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Relative Strength Index, or RSI, is a popular indicator developed by a technical analyst named J. Welles Wilder.

RSI is similar to the stochastic in that it identifies overbought and oversold conditions in the market.

It is also scaled from 0 to 100. Typically, readings below 30 indicate oversold, while readings over 70 indicate overbought.

Typically, readings below 30 indicate oversold market conditions.

Readings over 70 indicate overbought conditions.

RSI used on Charts

How to Trade Using RSI

RSI can be used just like the stochastic.

We can use it to pick potential tops and bottoms depending on whether the market is overbought or oversold.

Below is a 4-hour chart of EUR/USD.

Using RSI to pick tops and bottoms=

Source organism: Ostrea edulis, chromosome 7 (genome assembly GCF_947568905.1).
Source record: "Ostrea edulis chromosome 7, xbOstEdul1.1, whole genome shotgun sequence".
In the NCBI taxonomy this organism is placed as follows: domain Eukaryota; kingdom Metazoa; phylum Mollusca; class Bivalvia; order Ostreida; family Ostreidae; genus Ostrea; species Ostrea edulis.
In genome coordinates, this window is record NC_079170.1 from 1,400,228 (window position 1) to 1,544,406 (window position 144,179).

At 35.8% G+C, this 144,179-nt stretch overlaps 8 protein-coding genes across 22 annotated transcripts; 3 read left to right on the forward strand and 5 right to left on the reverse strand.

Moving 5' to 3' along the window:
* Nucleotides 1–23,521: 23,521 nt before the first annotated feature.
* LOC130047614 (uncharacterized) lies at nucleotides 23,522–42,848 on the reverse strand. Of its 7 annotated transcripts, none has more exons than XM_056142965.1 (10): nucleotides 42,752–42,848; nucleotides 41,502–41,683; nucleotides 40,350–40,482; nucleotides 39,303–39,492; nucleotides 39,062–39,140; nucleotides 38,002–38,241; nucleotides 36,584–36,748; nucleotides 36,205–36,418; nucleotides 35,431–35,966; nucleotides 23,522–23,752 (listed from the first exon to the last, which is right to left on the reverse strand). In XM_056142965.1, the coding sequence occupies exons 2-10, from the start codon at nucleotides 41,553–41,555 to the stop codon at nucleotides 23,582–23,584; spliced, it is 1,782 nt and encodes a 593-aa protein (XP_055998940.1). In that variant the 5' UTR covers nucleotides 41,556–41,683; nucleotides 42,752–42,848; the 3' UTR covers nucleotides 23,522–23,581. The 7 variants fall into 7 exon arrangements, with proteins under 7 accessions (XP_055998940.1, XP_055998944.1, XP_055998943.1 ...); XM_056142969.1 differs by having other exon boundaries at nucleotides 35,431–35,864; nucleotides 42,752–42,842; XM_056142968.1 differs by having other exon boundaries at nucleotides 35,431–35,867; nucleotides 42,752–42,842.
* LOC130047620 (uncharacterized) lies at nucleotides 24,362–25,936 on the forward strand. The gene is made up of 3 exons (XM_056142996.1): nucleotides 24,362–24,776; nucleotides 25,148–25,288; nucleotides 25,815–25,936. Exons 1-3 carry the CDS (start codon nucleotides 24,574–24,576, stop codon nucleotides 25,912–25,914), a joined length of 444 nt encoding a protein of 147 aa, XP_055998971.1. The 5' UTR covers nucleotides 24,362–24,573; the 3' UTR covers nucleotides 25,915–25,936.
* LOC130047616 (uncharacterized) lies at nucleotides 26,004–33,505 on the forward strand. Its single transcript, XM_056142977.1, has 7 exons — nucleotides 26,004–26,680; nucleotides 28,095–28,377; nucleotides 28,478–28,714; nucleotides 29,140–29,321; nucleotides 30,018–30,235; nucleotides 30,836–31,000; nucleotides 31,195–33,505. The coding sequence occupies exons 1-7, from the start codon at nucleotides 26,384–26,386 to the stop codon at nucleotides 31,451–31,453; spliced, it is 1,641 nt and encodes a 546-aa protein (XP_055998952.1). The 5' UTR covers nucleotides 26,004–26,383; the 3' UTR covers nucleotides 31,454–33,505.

EUR/USD had been dropping the week, falling about 400 pips over the course of two weeks.

On June 7, it was already trading below the 1.2000 handle.

However, RSI dropped below 30, signaling that there might be no more sellers left in the market and that the move could be over.

Price then reversed and headed back up over the next couple of weeks.

Determining the Trend using RSI

RSI is a very popular tool because it can also be used to confirm trend formations.

If you think a trend is forming, take a quick look at the RSI and look at whether it is above or below 50.

If you are looking at a possible UPTREND, then make sure the RSI is above 50.

If you are looking at a possible DOWNTREND, then make sure the RSI is below 50.

RSI goes below 50 on a downtrend

In the beginning of the chart above, we can see that a possible downtrend was forming.

To avoid fakeouts, we can wait for RSI to cross below 50 to confirm our trend.

Sure enough, as RSI passes below 50, it is a good confirmation that a downtrend has actually formed.